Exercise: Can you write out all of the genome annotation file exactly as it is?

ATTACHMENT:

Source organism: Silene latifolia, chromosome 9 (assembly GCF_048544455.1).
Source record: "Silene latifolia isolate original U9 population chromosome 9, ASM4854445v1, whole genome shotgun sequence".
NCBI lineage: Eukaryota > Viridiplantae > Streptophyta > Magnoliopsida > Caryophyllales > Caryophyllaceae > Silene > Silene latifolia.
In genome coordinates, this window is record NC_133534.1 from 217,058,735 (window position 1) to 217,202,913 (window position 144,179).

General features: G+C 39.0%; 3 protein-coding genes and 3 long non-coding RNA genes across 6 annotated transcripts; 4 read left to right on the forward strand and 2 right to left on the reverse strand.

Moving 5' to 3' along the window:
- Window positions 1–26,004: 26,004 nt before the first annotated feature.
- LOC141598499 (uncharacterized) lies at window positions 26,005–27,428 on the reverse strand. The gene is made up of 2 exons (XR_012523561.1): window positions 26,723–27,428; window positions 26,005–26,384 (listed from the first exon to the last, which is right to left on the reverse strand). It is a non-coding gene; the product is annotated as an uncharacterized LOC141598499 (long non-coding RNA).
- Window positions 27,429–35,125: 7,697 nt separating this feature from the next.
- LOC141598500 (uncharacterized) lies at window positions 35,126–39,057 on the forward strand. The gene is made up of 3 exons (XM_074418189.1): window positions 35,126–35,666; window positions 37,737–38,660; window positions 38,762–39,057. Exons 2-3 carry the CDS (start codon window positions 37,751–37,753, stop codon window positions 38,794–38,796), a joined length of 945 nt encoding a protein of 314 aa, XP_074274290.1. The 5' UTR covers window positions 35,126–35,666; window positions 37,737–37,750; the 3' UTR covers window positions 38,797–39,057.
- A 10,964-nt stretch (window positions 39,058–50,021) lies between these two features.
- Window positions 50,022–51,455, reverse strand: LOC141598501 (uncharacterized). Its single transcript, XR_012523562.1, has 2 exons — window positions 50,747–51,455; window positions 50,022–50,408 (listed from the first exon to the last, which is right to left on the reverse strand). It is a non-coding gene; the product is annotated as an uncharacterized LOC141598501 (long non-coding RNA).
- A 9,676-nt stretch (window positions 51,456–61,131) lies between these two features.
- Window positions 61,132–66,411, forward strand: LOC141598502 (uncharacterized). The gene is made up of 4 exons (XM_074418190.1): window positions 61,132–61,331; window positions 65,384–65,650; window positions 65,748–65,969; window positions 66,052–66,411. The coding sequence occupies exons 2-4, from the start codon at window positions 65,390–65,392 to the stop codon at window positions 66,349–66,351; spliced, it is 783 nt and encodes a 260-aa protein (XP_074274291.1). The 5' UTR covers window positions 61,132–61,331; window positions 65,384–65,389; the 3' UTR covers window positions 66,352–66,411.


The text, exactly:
Source organism: Silene latifolia, chromosome 9 (assembly GCF_048544455.1).
Source record: "Silene latifolia isolate original U9 population chromosome 9, ASM4854445v1, whole genome shotgun sequence".
NCBI lineage: Eukaryota > Viridiplantae > Streptophyta > Magnoliopsida > Caryophyllales > Caryophyllaceae > Silene > Silene latifolia.
In genome coordinates, this window is record NC_133534.1 from 217,058,735 (window position 1) to 217,202,913 (window position 144,179).

General features: G+C 39.0%; 3 protein-coding genes and 3 long non-coding RNA genes across 6 annotated transcripts; 4 read left to right on the forward strand and 2 right to left on the reverse strand.

Moving 5' to 3' along the window:
- Window positions 1–26,004: 26,004 nt before the first annotated feature.
- LOC141598499 (uncharacterized) lies at window positions 26,005–27,428 on the reverse strand. The gene is made up of 2 exons (XR_012523561.1): window positions 26,723–27,428; window positions 26,005–26,384 (listed from the first exon to the last, which is right to left on the reverse strand). It is a non-coding gene; the product is annotated as an uncharacterized LOC141598499 (long non-coding RNA).
- Window positions 27,429–35,125: 7,697 nt separating this feature from the next.
- LOC141598500 (uncharacterized) lies at window positions 35,126–39,057 on the forward strand. The gene is made up of 3 exons (XM_074418189.1): window positions 35,126–35,666; window positions 37,737–38,660; window positions 38,762–39,057. Exons 2-3 carry the CDS (start codon window positions 37,751–37,753, stop codon window positions 38,794–38,796), a joined length of 945 nt encoding a protein of 314 aa, XP_074274290.1. The 5' UTR covers window positions 35,126–35,666; window positions 37,737–37,750; the 3' UTR covers window positions 38,797–39,057.
- A 10,964-nt stretch (window positions 39,058–50,021) lies between these two features.
- Window positions 50,022–51,455, reverse strand: LOC141598501 (uncharacterized). Its single transcript, XR_012523562.1, has 2 exons — window positions 50,747–51,455; window positions 50,022–50,408 (listed from the first exon to the last, which is right to left on the reverse strand). It is a non-coding gene; the product is annotated as an uncharacterized LOC141598501 (long non-coding RNA).
- A 9,676-nt stretch (window positions 51,456–61,131) lies between these two features.
- Window positions 61,132–66,411, forward strand: LOC141598502 (uncharacterized). The gene is made up of 4 exons (XM_074418190.1): window positions 61,132–61,331; window positions 65,384–65,650; window positions 65,748–65,969; window positions 66,052–66,411. The coding sequence occupies exons 2-4, from the start codon at window positions 65,390–65,392 to the stop codon at window positions 66,349–66,351; spliced, it is 783 nt and encodes a 260-aa protein (XP_074274291.1). The 5' UTR covers window positions 61,132–61,331; window positions 65,384–65,389; the 3' UTR covers window positions 66,352–66,411.